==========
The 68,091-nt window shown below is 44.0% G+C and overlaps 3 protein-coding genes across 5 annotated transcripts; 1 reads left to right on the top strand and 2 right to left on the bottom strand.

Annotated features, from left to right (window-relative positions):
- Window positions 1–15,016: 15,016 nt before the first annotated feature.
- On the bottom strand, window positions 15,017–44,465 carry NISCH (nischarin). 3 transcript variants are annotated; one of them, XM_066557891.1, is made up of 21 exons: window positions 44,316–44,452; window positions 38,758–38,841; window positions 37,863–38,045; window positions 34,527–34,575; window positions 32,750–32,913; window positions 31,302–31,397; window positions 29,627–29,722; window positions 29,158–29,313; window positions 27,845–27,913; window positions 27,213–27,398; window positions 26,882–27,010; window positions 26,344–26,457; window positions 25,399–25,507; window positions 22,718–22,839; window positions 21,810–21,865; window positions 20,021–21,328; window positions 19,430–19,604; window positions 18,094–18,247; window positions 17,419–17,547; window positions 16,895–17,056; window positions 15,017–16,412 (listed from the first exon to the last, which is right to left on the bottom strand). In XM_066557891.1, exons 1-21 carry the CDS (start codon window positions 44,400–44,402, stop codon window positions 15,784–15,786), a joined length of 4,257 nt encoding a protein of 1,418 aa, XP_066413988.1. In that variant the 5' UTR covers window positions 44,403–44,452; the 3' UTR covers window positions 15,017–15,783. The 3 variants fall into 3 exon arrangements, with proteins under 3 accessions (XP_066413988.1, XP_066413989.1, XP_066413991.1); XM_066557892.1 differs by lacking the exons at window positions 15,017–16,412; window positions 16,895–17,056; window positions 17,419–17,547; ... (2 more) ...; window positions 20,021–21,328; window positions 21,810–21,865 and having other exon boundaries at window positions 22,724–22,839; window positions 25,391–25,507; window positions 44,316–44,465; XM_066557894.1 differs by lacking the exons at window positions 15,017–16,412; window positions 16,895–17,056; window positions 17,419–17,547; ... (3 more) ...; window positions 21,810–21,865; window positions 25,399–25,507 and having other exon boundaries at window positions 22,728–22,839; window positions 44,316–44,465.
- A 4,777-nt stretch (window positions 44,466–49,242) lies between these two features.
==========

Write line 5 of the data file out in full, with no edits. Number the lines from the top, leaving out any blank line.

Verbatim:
- A 4,777-nt stretch (window positions 44,466–49,242) lies between these two features.